Super User is a question and answer site for computer enthusiasts and power users. Join them; it only takes a minute:

Sign up
Here's how it works:
  1. Anybody can ask a question
  2. Anybody can answer
  3. The best answers are voted up and rise to the top

Possible Duplicate:
Laptop becomes very slow when hot

I have a Samsung R480 laptop with 4 gigs DDR2 memory, Intel i3-350m CPU, and an nVidia 330m GPU. My issue is that whenever I play "Assassin's Creed: Brotherhood", my system powers down after a bit. CanYouRunIt reports that my system is capable of running it on recommended settings, and although the site is not 100% trustworthy, I'd still like to think it is capable of running the game on low.

I ran SpeedFan with logging on, and the last few lines report the GPU hitting 100 Centigrade, and the two cores hitting 80 & 83 degrees. Am I wrong to assume this is cause of overheating, and if so, is there anything that can be done about the issue, if not by me, then by Samsung (My system is still under warranty)? Or is this happening because my system is underpowered? If you need any additional information, please leave a comment. Thanks for any help at all.

share|improve this question

marked as duplicate by harrymc, slhck, Mehper C. Palavuzlar, studiohack May 9 '11 at 20:35

This question has been asked before and already has an answer. If those answers do not fully address your question, please ask a new question.

Apparently the r480s are prone to overheating. Other than what @Matt Jenkins suggested you might want to open up the laptop and clean the heatsinks and fans or getting it done professionally if you don't want to void the warranty. – JaredMcAteer May 9 '11 at 13:45
@OriginalSyn haven't found many complaints about them overheating through Google. Maybe you've just been reading my earlier questions hehehe. Anyway, I'll have it cleaned cause I'm counting on it just being dusty. – cesar May 9 '11 at 15:15
up vote 5 down vote accepted

Clean the vents first. It's the cheaper thing to do.

However, you must be careful when doing this using the normal compress (or canned) air. Compressed air cans will spin your fans more quickly than they were designed to spin. This can damage the bearings and motor on the fans.

Besides a quick blast (1 second or less at a time) to dislodge any dust, you'll need to actually open the laptop and hold the fan blades still while blowing the compressed air on them. This gets into "let the pros do it" pretty quickly.

Also, make sure you're running the laptop on a hard flat surface. Legs and cloth can block the vents. Make sure the room you're in is not too warm. Open a window, run a fan. These are further cheap things to try.

If after cleaning the entire air path inside the laptop and making sure the environment is conducive to effective cooling you still get the issues, try the laptop fan tray. The goal is to get as much airflow around the laptop as possible.

Laptops generally do not cool as well as desktops. That is why laptops generally run special components designed specially for low-heat and high-efficiency operation.

Some laptops, however, do worse than others. I bought my wife a laptop, the first tablet pc laptop from HP, powered by an AMD proc with discrete graphics. It developed numerous heat-caused problems and after finding out just how the HP warranty department worked and discovering I could cause the issues at will in a newly repaired laptop in less than a week, I was able to get them to replace it with a newer model which was much better cooled.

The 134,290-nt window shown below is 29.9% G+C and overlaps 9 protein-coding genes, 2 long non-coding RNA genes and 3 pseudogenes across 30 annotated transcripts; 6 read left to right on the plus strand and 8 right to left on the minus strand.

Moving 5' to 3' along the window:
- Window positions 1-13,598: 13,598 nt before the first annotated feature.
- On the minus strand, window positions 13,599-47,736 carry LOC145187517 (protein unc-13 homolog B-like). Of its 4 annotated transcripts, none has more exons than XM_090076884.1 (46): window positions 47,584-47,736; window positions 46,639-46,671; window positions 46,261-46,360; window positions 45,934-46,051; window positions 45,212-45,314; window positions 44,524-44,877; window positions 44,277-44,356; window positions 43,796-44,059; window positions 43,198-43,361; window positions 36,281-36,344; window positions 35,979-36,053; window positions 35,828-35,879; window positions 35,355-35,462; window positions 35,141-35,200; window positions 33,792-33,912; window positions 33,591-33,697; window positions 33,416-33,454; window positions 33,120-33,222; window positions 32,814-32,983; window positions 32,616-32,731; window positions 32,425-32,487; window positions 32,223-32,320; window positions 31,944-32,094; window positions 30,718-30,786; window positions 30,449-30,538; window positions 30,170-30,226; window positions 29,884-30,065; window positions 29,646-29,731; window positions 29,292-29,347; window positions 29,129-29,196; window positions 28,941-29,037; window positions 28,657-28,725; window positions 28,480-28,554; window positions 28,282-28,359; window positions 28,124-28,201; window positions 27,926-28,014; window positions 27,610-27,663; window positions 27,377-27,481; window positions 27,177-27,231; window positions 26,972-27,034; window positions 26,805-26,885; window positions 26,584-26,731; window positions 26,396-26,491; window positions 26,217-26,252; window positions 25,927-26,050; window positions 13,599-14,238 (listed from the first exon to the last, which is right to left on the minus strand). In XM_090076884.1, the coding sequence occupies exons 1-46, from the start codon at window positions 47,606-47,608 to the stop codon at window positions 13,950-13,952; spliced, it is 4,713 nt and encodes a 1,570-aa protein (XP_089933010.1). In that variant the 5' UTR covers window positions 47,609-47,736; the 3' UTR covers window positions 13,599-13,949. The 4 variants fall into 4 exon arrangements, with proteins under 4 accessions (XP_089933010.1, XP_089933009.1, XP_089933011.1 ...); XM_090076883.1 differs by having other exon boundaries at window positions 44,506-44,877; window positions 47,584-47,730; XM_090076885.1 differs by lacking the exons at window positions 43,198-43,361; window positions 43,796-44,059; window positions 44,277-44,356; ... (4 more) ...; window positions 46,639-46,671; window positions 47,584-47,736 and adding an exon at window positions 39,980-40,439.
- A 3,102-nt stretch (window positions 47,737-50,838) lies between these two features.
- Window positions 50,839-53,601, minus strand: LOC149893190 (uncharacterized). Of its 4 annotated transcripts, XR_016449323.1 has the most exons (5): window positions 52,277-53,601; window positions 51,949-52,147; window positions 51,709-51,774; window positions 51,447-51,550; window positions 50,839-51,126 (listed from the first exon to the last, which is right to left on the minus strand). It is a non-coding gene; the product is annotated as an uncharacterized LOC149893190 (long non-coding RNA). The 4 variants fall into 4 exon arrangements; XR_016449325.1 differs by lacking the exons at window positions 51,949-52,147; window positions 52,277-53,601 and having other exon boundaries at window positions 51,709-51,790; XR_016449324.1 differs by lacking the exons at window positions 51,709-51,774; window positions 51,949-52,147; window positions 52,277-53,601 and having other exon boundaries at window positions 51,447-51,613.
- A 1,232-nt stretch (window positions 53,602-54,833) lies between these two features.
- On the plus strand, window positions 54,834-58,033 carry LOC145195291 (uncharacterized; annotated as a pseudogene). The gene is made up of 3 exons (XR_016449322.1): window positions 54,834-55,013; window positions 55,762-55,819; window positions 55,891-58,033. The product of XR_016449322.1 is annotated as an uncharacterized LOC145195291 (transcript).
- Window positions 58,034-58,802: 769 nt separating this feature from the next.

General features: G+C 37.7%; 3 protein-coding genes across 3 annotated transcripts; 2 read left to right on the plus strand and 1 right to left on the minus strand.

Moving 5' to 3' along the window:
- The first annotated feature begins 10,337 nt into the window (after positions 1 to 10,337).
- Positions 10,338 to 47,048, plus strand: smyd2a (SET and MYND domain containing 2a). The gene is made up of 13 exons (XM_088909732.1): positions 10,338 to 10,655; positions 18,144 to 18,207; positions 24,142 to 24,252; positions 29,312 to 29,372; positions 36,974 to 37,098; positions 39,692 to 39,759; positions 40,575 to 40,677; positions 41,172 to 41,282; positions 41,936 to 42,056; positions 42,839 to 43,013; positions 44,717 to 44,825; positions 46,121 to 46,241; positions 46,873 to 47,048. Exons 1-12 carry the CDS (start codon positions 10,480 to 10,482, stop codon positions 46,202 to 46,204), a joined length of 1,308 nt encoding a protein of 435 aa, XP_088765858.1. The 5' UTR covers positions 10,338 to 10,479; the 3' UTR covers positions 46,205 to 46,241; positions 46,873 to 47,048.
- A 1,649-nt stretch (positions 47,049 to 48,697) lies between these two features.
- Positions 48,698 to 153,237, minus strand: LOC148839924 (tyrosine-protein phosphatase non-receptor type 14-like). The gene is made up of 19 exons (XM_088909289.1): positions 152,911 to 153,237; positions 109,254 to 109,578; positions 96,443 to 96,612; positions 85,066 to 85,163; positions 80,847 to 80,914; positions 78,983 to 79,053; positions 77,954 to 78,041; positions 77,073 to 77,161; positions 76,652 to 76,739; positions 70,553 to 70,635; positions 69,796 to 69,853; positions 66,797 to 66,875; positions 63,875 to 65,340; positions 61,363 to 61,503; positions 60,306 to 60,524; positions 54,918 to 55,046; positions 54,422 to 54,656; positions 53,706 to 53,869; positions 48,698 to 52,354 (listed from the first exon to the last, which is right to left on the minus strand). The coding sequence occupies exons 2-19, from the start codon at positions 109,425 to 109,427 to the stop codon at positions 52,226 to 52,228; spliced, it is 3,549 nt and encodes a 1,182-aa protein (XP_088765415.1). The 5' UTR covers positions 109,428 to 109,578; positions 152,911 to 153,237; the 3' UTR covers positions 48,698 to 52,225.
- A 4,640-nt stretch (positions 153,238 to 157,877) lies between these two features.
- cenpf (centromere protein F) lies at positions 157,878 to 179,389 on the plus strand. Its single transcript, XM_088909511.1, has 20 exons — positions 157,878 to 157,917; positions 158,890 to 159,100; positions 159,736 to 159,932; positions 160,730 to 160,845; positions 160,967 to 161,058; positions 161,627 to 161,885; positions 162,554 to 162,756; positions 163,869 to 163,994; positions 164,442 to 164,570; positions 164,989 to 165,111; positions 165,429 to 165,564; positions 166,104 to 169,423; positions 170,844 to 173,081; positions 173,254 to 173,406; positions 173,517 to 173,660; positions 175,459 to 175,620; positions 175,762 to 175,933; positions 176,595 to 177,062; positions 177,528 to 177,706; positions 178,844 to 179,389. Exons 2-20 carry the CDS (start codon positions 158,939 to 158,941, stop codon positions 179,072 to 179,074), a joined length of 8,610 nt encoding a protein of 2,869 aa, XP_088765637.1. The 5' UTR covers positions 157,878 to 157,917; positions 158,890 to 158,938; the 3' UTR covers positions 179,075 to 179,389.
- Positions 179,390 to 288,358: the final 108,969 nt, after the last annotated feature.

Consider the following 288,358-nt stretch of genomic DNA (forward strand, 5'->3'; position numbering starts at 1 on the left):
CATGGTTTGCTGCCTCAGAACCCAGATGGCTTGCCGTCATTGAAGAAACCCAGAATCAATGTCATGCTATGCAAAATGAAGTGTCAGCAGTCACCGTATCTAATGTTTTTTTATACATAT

That is to say: There may come a point where you realize this laptop is simply not up to the task of running any intensive games. This is a sad realization, but it usually means you can also create the problems at will and if the system is still in warranty, you can cause the failures and get the system replaced, preferably with a different but comparable model which has better cooling.

share|improve this answer
I'll have it cleaned by an authorized Samsung service centre and make use of the 1-year warranty. I live in a dusty urban environment, so it's possible that the fans are just messed up. I mean, I managed to play Starcraft 2 on high without problems before, so it might be the fans (and I hope it's just dust in the fan). – cesar May 9 '11 at 15:11
Different games and different software stress the computer in different ways. Download and run Prime95. If you have a multi-core processor, copy the program and run a copy for each core (use Taskmgr to slave each process to a specific core) and see if this brings up the same error you got playing the game. That will show whether it is a CPU or GPU (Graphics Processing Unit) issue as well as shed some light on just how effective the cooling system is. – music2myear May 9 '11 at 20:07

I would suggest investing in a laptop fan tray to reduce the temperature in and around the laptop. These are pretty inexpensive and can often be quite effective.

share|improve this answer
I would just add make sure the vents are clean and clear on the laptop. – N4TKD May 9 '11 at 13:41
Cleaning vents from the outside on a laptop is seldom 100% effective. Dust builds up between the fan and the heatsink fins and blocks the airflow. Cleaning it out requires dismantling the laptop and will invalidate the warranty. the laptop sounds quite new so this is likely not the case. – Majenko May 9 '11 at 13:45
have one, but it doesn't remedy the problem. might be cause it's a cheap unbranded kind, but I guess it's cause my vents are clogged up with dust. – cesar May 9 '11 at 14:44
I'll have the service centre do it. Don't wanna void the warranty prematurely. – cesar May 9 '11 at 15:12

Not the answer you're looking for? Browse other questions tagged .